Hungary / Europe & Central Asia

  
Drawing of a hand holding a phone that displays an eye while spyware downloads. Audiovisual icons show the range of media spyware can access or activate.

Special report: When spyware turns phones into weapons

How zero-click surveillance threatens reporters, sources, and global press freedom By Fred Guterl Published October 13, 2022 Aida Alami has always been wary of surveillance. As a journalist from Morocco, a state with a track record of intercepting phone calls and messages of political rivals, activists, and journalists, she habitually took precautions to protect her…

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Hungarian journalists targeted by spyware have little hope EU can help

Szabolcs Panyi was not even remotely surprised when Amnesty International’s tech team confirmed in 2021 that his cell phone had been infiltrated by Pegasus spyware for much of 2019. Panyi, a journalist covering national security, high-level diplomacy, and corruption for Hungarian investigative outlet Direkt36, had already long factored into his everyday work that his communications…

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David Kaye: Here’s what world leaders must do about spyware

In late June, the general counsel of NSO Group, the Israeli company responsible for the deeply intrusive spyware tool, Pegasus, appeared before a committee established by members of the European Parliament (MEPs). Called the PEGA Committee colloquially, the Parliament established it to investigate allegations that EU member states and others have used “Pegasus and equivalent…

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Hungarian journalists fear Orbán will use election win to tighten grip on independent media

As Hungary’s right-wing Prime Minister Viktor Orbán celebrated his landslide election win on Sunday with jubilant jibes at the European Union’s “bureaucrats in Brussels” and international media, the country’s independent journalists braced themselves for an even harsher media climate during his Fidesz party’s unprecedented fourth consecutive term in office. Orbán has systematically eroded Hungary’s independent…

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Hungarian government bypasses court order allowing journalists to report from public hospitals

Berlin, February 11, 2022 — Hungarian authorities should not grant state media preferential access to public facilities, and should ensure that independent news outlets can cover the COVID-19 pandemic freely, the Committee to Protect Journalists said Friday. On February 4, the Hungarian government’s executive branch issued a decree empowering the Operational Corps, the government pandemic…

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Hungary’s Szabolcs Panyi on how Pegasus surveillance has hindered his reporting

It took five months for Hungary to acknowledge publicly that it had bought the Pegasus spyware allegedly used to hack the phones of hundreds around the world. In November, Lajos Kósa, a top official from Hungary’s ruling Fidesz party, acknowledged the purchase in a media interview after a parliamentary meeting; Minister of the Interior Sándor…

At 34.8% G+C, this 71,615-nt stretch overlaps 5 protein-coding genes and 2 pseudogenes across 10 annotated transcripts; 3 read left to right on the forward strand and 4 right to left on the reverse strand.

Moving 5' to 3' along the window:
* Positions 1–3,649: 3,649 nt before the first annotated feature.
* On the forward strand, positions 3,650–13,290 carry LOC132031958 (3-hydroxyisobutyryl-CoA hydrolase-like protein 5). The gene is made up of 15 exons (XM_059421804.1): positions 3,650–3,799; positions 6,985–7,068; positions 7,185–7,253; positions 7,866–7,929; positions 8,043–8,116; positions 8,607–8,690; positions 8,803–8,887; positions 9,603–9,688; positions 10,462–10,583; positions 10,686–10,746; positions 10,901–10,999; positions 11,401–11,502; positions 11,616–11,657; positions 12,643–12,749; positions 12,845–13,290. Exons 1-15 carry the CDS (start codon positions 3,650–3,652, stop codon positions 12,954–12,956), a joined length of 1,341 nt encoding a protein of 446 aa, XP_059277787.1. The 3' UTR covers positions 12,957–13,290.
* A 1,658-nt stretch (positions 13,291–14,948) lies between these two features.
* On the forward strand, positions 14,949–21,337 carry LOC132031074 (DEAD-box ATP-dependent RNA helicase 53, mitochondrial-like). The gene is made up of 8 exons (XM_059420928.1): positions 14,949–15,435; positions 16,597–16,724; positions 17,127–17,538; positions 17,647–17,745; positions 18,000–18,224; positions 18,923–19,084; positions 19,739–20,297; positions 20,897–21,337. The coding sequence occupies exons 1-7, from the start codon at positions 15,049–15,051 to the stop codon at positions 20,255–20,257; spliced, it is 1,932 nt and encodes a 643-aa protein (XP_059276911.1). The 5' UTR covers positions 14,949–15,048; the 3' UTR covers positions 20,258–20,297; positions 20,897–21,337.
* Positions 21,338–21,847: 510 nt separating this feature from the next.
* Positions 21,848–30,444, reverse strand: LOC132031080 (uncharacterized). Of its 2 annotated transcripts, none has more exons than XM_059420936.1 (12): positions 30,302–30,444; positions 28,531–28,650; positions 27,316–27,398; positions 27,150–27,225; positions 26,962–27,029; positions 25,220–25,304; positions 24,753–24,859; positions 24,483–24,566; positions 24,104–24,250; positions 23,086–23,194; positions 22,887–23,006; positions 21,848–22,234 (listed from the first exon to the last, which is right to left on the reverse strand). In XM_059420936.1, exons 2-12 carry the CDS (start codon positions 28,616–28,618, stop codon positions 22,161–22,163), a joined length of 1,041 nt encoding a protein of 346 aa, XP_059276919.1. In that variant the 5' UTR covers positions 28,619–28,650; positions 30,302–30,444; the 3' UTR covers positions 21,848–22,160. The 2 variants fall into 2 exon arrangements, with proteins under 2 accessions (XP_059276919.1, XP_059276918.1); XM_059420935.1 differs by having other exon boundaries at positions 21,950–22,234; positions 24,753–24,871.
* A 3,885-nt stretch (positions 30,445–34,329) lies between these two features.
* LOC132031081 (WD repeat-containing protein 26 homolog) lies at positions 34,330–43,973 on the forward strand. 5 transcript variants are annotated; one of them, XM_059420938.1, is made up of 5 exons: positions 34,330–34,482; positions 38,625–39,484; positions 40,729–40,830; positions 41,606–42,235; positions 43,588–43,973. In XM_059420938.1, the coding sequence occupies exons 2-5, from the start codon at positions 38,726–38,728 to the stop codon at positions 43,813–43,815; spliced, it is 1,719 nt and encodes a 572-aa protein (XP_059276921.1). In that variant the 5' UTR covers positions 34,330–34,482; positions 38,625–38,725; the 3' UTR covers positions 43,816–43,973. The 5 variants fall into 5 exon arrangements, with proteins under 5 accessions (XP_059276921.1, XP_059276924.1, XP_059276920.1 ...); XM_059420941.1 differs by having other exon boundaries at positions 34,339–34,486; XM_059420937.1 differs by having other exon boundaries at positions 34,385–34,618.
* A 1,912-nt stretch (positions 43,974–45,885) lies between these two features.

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Hungary’s Klubrádió owner András Arató on how the station is responding to the loss of its broadcast license

After more than 10 years providing a key platform for reporters and listeners to voice criticism of Hungary’s Prime Minister Viktor Orbán via FM radio, the Budapest-based Klubrádió station is now operating entirely online after authorities blocked its broadcasting license. The move was the culmination of a long campaign to force the station off air,…

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Hungarian court convicts reporter Júlia Halász on criminal defamation charge

Berlin, May 28, 2021 — Hungarian authorities should not contest journalist Júlia Halász’s appeal of a recent criminal defamation verdict, and should reform the country’s laws to decriminalize speech, the Committee to Protect Journalists said today. On May 6, an appellate court in Budapest upheld a lower court’s November 12, 2020, ruling to convict Halász,…

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Hungarian police question journalists for ‘illicit data collection’ after use of drone footage

Berlin, October 28, 2020 — Hungarian police must stop harassing journalists Gabriella Horn and Balázs Gulyás, and drop any investigation into their sources and their use of drone footage to report on information of public interest, the Committee to Protect Journalists said today. On October 26, the business crime unit of the Hungarian police in…

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A woman facing away from the camera looks at a large display of magazines and newspapers.

Hungarian court gags investigative report, citing EU data protection law

Berlin, October 21, 2020—A gag order issued by a Hungarian court has cited European Union data privacy rules to prevent the weekly Magyar Narancs newspaper from publishing an article on Budapest-based soft drinks company Hell Energy and its owners, according to the article’s author, Ákos Keller-Alánt, and local news reports. The court in Budapest issued…

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